Effects of stent sizing on endothelial and vessel wall stress: Potential mechanisms for in-stent restenosis

Henry Y. Chen, James Hermiller, Anjan K. Sinha, Michael Sturek, Luoding Zhu, Ghassan S. Kassab

Research output: Contribution to journalArticle

66 Scopus citations


Stent sizing and apposition have been shown to be important determinants of clinical outcome. This study evaluates the mechanical effects of undersizing and oversizing of stents on endothelial wall shear stress (WSS) and vessel wall stress to determine a possible biomechanical mechanism of in-stent restenosis and thrombosis. Three-dimensional computational models of stents, artery, and internal fluid were created in a computer-assisted design package, meshed, and solved in finite element and computational fluid dynamic packages. The simulation results show that the effects of various degrees of undersizing on WSS, WSS gradient, and oscillatory shear index were highly nonlinear. As the degree of undersizing increased, the heterogeneity of WSS became smaller. The WSS distribution for the 20% undersizing was smooth and uniform, whereas the 5% case was very heterogeneous. The combination of lower WSS and higher WSS gradient and oscillatory shear index in the 5% undersized case may induce neointimal hyperplasia or thrombosis. Additionally, the oversizing simulation results show that the maximum intramural wall stress of the 20% oversizing case is significantly larger than the maximum stress for the 10% and zero oversizing cases. Edge stress concentration was observed, consistent with the restenosis typically observed in this region. This study demonstrates that proper sizing of stent is important for reducing the hemodynamic and mechanical disturbances to the vessel wall. Furthermore, the present findings may be used to improve stent design to reduce endothelial flow disturbances and intramural wall stress concentrations.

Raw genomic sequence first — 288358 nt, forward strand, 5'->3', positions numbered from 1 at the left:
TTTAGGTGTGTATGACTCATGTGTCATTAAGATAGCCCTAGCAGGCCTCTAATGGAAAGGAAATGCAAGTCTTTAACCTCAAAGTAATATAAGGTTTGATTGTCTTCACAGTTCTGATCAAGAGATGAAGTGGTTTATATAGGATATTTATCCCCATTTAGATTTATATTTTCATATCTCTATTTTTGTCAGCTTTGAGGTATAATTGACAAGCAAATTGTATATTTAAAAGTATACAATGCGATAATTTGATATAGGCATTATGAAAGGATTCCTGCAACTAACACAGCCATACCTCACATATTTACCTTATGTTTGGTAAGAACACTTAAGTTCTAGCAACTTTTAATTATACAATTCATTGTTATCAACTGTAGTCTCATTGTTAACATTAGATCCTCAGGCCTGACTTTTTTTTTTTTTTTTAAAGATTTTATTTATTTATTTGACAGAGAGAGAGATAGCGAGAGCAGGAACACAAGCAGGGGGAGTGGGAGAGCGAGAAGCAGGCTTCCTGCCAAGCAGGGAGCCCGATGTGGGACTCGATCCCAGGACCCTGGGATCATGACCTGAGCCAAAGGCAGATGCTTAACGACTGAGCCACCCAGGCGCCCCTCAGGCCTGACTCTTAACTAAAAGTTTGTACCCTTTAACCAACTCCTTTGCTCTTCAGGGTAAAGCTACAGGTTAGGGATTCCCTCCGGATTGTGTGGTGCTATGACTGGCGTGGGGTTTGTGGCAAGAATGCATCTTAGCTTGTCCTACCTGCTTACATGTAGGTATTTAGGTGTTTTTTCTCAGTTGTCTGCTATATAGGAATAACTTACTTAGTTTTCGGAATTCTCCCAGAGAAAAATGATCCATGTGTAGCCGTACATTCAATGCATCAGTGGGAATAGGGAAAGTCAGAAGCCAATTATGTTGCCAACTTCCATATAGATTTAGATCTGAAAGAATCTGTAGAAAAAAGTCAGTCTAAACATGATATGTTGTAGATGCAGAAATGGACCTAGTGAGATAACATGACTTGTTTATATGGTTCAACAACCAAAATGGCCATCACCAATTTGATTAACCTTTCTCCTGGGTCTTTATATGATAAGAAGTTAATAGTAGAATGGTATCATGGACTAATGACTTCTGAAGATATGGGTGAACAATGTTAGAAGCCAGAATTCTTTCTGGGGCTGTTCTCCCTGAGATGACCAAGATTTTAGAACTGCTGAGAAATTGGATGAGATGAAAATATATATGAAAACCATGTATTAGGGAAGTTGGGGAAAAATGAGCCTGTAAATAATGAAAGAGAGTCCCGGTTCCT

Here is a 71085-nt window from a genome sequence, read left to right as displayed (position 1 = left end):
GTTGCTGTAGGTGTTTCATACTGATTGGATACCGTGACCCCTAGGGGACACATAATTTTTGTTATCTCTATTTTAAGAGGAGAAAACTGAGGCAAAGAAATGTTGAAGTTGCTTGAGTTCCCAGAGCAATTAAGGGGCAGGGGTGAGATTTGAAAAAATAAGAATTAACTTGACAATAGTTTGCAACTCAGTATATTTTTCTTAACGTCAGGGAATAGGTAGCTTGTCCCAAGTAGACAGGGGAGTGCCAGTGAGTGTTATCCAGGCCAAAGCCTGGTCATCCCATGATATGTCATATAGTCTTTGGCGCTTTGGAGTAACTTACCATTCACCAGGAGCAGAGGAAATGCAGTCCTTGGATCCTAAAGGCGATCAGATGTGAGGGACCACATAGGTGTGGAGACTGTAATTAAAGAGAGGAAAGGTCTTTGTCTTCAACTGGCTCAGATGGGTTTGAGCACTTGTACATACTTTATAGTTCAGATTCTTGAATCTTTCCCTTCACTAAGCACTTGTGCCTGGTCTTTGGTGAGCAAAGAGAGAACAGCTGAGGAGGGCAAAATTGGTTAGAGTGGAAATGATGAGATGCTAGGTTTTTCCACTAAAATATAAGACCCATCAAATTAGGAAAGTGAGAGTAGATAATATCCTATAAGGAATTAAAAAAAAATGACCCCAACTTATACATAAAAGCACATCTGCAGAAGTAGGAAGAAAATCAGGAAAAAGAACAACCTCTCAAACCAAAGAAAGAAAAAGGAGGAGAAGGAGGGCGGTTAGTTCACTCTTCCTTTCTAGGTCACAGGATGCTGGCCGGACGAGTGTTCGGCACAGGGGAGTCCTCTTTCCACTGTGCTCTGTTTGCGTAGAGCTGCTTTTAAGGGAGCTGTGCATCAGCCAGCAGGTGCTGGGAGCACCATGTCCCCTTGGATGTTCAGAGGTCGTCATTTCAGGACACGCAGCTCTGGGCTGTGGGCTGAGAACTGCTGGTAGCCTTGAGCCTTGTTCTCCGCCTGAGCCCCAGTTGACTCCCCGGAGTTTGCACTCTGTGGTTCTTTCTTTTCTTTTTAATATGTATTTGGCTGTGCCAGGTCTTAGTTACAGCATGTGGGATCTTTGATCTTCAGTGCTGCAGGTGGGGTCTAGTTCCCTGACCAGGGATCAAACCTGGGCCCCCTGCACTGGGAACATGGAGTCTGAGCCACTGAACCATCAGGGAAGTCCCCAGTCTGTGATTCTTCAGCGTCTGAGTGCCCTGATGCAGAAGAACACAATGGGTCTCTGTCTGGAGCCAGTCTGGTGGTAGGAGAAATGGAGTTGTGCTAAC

Original languageEnglish (US)
Pages (from-to)1686-1691
Number of pages6
JournalJournal of Applied Physiology
Issue number5
StatePublished - May 2009


  • Intimial hyperplasia
  • Oversizing
  • Shear stress
  • Undersizing

ASJC Scopus subject areas

  • Physiology
  • Physiology (medical)

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